5 THINGS TO CONSIDER BEFORE STARTING A BUSINESS IN BARCELONA
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In recent years, we’ve seen founders, startups and innovators flocking to Barcelona to start their businesses here. The city was recently rated among the top four startup and innovation hubs of Europe. According to Atomico’s recent State of European Tech reportBarcelona was ranked fifth for investment in startups in 2017. The report also named our sunny city as the third most popular European choice for entrepreneurs founding a new startup, falling behind London and Berlin only. Invest Europe also labelled Barcelona the leading Tech City in Southern Europe in their recent examination of entrepreneurial hubs with a focus on the mobile telecoms, e-commerce, gaming and software industries. 

While Barcelona still isn’t the next Silicon Valley, we’re seeing a surge in founders coming to Barcelona to kickstart their business, and indeed a life here. So much so that Barcelona Tech City recently estimated that Barcelona-based firms working in digital and tech business have a turnover of 6.7 billion euros and employ some 15,000 workers. That’s astonishing for a city that ten years ago lagged well behind the traditional European commerce and innovation hubs such as London. 

This rush to set up home in Barcelona might come as no surprise. A sunny climate, beaches, mountains and tapas make for a stellar quality of life that it seems everyone wants a piece of. But what’s the attraction for particularly foreign founders of setting up shop in Barcelona? Firstly, as an entrepreneur from, for example, the US, Barcelona opens doors to Europe. As home to events such as Mobile World Congress, 4YFN and Smart City Expo, the city’s connections can provide the perfect starting point for founders to access the European market. In addition, it’s proving a popular incubator due to slightly lower levels of competition than, for example, Silicon Valley, New York or London. It’s easier to put your product in front of the people that matter in a smaller startup ecosystem.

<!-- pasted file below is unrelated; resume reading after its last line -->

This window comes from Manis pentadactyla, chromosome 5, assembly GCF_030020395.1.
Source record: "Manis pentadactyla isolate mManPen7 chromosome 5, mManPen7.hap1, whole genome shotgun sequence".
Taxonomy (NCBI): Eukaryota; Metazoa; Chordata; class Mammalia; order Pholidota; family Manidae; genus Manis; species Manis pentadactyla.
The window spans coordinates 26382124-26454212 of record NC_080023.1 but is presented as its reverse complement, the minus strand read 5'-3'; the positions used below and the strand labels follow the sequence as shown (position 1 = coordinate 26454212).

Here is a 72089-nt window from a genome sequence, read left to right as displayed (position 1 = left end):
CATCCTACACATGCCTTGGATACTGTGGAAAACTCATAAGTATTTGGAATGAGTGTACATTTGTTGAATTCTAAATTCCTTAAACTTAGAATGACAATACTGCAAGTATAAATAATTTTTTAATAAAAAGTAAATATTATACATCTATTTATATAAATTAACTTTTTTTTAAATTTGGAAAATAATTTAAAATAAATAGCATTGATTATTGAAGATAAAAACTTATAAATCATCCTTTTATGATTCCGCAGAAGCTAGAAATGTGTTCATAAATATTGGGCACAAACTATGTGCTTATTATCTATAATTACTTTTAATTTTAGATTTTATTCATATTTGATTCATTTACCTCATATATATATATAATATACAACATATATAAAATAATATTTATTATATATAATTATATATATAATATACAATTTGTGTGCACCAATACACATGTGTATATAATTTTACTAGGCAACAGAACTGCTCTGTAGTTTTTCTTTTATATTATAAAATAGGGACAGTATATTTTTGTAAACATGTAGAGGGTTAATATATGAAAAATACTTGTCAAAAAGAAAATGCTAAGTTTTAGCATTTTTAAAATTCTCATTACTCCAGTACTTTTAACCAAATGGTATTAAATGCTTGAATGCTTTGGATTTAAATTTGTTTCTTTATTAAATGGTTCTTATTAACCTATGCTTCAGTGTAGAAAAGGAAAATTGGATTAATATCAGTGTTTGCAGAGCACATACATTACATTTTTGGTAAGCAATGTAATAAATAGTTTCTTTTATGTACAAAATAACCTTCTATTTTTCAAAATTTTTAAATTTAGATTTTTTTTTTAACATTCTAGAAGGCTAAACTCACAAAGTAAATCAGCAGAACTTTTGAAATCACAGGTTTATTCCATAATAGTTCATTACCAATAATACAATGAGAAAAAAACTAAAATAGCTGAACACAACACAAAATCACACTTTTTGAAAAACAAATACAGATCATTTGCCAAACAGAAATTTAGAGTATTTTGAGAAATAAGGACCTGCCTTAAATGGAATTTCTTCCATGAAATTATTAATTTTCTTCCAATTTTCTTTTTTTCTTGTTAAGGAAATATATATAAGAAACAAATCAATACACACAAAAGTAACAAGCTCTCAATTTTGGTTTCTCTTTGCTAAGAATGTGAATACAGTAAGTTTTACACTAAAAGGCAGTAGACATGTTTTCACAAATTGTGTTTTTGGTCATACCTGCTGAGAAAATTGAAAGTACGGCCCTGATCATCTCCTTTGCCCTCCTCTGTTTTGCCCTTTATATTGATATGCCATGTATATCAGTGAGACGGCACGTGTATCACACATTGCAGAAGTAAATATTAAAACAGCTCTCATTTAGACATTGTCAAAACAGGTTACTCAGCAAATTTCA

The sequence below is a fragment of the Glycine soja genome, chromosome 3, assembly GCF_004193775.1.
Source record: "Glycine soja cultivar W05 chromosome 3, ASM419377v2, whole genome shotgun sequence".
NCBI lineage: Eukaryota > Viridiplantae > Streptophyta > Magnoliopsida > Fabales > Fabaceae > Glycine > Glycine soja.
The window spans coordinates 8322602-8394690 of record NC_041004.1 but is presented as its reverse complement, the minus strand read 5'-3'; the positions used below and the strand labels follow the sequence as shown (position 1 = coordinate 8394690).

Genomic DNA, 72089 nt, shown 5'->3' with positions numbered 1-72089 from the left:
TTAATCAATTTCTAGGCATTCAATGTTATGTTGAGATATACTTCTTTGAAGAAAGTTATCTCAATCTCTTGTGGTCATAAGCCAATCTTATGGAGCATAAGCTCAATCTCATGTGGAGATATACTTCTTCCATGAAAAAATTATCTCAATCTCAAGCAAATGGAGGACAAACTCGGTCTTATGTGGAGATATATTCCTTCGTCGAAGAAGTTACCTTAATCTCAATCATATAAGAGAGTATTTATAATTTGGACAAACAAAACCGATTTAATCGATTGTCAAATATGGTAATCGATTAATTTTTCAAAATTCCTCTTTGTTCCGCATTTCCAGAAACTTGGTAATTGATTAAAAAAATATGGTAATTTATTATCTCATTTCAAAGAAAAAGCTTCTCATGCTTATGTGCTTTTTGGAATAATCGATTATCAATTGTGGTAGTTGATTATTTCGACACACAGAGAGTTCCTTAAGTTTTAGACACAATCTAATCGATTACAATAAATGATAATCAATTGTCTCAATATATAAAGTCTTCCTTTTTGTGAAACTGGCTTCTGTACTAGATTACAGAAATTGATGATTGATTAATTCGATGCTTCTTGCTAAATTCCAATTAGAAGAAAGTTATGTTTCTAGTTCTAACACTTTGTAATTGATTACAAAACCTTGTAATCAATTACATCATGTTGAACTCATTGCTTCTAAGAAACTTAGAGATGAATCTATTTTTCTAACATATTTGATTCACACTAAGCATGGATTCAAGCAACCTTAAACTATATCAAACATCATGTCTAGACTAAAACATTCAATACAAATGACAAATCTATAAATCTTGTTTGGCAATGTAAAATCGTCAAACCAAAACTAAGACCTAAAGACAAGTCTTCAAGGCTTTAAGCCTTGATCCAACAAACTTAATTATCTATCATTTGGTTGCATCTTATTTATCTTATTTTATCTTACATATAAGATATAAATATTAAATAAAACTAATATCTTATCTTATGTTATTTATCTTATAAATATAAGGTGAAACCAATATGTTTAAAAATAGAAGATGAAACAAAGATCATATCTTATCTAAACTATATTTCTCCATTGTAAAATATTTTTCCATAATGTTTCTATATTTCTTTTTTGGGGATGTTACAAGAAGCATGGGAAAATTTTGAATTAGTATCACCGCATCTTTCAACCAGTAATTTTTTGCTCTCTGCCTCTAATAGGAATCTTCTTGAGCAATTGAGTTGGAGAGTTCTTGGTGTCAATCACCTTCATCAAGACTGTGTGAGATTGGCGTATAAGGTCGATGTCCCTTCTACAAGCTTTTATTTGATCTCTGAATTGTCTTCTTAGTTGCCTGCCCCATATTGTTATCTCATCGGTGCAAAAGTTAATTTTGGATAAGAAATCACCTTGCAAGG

A further pull to Barcelona’s shores is the cost saving for founders. Though rates of living have risen in recent years, in comparison to other innovation hubs, the cost advantages of basing yourself in Barcelona to start your business could be staggering. Talent acquisition rates are comparatively low which is great if you’re looking to build a sizable and talented tech workforce from scratch, as are rental prices for both accommodation and office space. This means you can often maximize ROI as you’re bootstrapping and growing your business, and divert funds into getting the word out about your game-changing product. Add to that the groundswell of resources to support young startups, such as cutting-edge coworking spaces, business angels, incubators, VCs, and it might look like a dream recipe for setting up your business in Barcelona. 

However -  it’s not all plain sailing! As anyone who has set up a business in Barcelona will tell you, the administrative process of starting a business in this city (and Spain in general) can lengthy, complex and expensive. Though we know you’ll be heading into the process with big dreams, energy and high aspirations, the bureaucracy of legally establishing your business can present tough challenges. But don’t worry - you’re not on your own. To help you navigate the world of Spanish bureaucracy we’ve talked to some Barcelona founders to bring you some key tips to bear in mind before starting your business in Barcelona.